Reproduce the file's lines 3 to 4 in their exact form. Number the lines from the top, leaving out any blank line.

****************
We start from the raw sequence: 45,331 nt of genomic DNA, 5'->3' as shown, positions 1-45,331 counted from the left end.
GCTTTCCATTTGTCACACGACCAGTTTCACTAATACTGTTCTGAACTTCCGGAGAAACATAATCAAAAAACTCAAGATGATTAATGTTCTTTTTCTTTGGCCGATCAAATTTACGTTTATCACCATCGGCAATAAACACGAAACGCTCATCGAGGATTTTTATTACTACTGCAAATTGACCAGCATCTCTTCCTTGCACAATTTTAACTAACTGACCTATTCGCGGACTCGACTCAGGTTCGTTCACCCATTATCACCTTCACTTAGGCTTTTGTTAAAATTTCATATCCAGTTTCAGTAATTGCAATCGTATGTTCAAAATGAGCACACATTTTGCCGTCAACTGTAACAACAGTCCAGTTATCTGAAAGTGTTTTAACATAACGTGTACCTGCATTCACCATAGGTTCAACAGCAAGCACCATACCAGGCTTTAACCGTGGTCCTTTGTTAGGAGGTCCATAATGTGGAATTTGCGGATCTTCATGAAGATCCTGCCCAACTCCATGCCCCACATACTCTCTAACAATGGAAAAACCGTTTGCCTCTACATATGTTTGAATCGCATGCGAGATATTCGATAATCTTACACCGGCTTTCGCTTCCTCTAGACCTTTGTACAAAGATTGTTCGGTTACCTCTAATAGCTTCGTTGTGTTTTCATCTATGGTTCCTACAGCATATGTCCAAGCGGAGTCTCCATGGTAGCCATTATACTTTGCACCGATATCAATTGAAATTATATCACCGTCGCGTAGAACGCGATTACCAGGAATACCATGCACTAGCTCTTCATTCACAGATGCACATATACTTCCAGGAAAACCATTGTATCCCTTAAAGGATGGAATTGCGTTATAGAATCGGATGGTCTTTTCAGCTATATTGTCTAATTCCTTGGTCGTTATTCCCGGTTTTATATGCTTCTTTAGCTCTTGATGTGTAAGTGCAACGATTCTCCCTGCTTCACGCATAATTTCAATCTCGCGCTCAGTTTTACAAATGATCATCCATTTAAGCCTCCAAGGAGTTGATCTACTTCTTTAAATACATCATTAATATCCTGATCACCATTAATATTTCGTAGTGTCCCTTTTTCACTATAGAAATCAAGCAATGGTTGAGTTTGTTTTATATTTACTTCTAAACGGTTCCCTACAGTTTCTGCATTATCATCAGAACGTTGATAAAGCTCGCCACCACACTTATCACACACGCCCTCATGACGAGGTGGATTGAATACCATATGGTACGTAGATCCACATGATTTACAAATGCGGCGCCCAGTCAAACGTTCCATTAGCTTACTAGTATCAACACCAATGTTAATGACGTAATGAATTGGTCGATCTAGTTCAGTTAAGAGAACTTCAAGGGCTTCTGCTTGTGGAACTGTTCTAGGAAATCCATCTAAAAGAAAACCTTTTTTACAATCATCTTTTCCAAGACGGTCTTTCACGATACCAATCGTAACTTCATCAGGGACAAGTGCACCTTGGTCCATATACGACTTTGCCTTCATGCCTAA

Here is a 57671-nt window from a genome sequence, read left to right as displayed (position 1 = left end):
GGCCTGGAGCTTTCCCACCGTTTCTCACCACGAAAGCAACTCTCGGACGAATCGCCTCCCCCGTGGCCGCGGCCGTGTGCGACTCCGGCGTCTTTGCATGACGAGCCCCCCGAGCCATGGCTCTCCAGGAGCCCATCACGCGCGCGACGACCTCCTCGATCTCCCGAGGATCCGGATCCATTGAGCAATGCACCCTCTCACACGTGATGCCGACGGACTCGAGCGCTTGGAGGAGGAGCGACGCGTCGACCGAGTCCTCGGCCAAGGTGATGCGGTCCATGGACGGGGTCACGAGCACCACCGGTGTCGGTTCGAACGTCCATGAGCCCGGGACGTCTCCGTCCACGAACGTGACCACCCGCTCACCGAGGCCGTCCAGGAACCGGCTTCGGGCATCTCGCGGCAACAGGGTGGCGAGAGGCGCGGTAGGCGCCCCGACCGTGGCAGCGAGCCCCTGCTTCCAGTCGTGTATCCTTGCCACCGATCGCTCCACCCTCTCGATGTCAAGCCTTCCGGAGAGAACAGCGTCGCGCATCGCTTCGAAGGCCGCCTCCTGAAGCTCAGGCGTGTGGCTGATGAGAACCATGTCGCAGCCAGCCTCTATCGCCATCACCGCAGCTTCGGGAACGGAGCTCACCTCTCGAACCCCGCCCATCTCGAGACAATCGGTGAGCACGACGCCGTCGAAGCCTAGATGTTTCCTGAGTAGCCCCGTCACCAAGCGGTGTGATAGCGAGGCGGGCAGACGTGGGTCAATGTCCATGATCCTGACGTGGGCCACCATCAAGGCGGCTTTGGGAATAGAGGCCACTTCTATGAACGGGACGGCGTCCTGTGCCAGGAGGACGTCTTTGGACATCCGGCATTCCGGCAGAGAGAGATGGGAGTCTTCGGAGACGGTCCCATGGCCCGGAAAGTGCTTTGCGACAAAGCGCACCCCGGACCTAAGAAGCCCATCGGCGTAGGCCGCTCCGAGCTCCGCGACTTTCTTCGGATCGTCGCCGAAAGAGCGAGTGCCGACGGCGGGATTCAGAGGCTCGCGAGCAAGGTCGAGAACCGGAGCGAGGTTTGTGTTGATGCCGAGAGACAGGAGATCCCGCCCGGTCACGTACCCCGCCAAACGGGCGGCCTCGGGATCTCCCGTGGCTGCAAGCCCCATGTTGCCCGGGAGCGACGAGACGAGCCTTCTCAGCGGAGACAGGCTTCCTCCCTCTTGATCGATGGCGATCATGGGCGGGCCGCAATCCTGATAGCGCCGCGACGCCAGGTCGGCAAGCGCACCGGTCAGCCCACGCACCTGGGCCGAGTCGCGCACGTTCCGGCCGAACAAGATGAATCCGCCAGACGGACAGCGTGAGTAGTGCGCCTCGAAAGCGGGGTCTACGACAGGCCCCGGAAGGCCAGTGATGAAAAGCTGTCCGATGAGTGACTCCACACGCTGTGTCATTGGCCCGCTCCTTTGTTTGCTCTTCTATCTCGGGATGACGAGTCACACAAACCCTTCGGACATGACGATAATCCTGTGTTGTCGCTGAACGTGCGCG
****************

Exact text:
Here is a 57671-nt window from a genome sequence, read left to right as displayed (position 1 = left end):
GGCCTGGAGCTTTCCCACCGTTTCTCACCACGAAAGCAACTCTCGGACGAATCGCCTCCCCCGTGGCCGCGGCCGTGTGCGACTCCGGCGTCTTTGCATGACGAGCCCCCCGAGCCATGGCTCTCCAGGAGCCCATCACGCGCGCGACGACCTCCTCGATCTCCCGAGGATCCGGATCCATTGAGCAATGCACCCTCTCACACGTGATGCCGACGGACTCGAGCGCTTGGAGGAGGAGCGACGCGTCGACCGAGTCCTCGGCCAAGGTGATGCGGTCCATGGACGGGGTCACGAGCACCACCGGTGTCGGTTCGAACGTCCATGAGCCCGGGACGTCTCCGTCCACGAACGTGACCACCCGCTCACCGAGGCCGTCCAGGAACCGGCTTCGGGCATCTCGCGGCAACAGGGTGGCGAGAGGCGCGGTAGGCGCCCCGACCGTGGCAGCGAGCCCCTGCTTCCAGTCGTGTATCCTTGCCACCGATCGCTCCACCCTCTCGATGTCAAGCCTTCCGGAGAGAACAGCGTCGCGCATCGCTTCGAAGGCCGCCTCCTGAAGCTCAGGCGTGTGGCTGATGAGAACCATGTCGCAGCCAGCCTCTATCGCCATCACCGCAGCTTCGGGAACGGAGCTCACCTCTCGAACCCCGCCCATCTCGAGACAATCGGTGAGCACGACGCCGTCGAAGCCTAGATGTTTCCTGAGTAGCCCCGTCACCAAGCGGTGTGATAGCGAGGCGGGCAGACGTGGGTCAATGTCCATGATCCTGACGTGGGCCACCATCAAGGCGGCTTTGGGAATAGAGGCCACTTCTATGAACGGGACGGCGTCCTGTGCCAGGAGGACGTCTTTGGACATCCGGCATTCCGGCAGAGAGAGATGGGAGTCTTCGGAGACGGTCCCATGGCCCGGAAAGTGCTTTGCGACAAAGCGCACCCCGGACCTAAGAAGCCCATCGGCGTAGGCCGCTCCGAGCTCCGCGACTTTCTTCGGATCGTCGCCGAAAGAGCGAGTGCCGACGGCGGGATTCAGAGGCTCGCGAGCAAGGTCGAGAACCGGAGCGAGGTTTGTGTTGATGCCGAGAGACAGGAGATCCCGCCCGGTCACGTACCCCGCCAAACGGGCGGCCTCGGGATCTCCCGTGGCTGCAAGCCCCATGTTGCCCGGGAGCGACGAGACGAGCCTTCTCAGCGGAGACAGGCTTCCTCCCTCTTGATCGATGGCGATCATGGGCGGGCCGCAATCCTGATAGCGCCGCGACGCCAGGTCGGCAAGCGCACCGGTCAGCCCACGCACCTGGGCCGAGTCGCGCACGTTCCGGCCGAACAAGATGAATCCGCCAGACGGACAGCGTGAGTAGTGCGCCTCGAAAGCGGGGTCTACGACAGGCCCCGGAAGGCCAGTGATGAAAAGCTGTCCGATGAGTGACTCCACACGCTGTGTCATTGGCCCGCTCCTTTGTTTGCTCTTCTATCTCGGGATGACGAGTCACACAAACCCTTCGGACATGACGATAATCCTGTGTTGTCGCTGAACGTGCGCG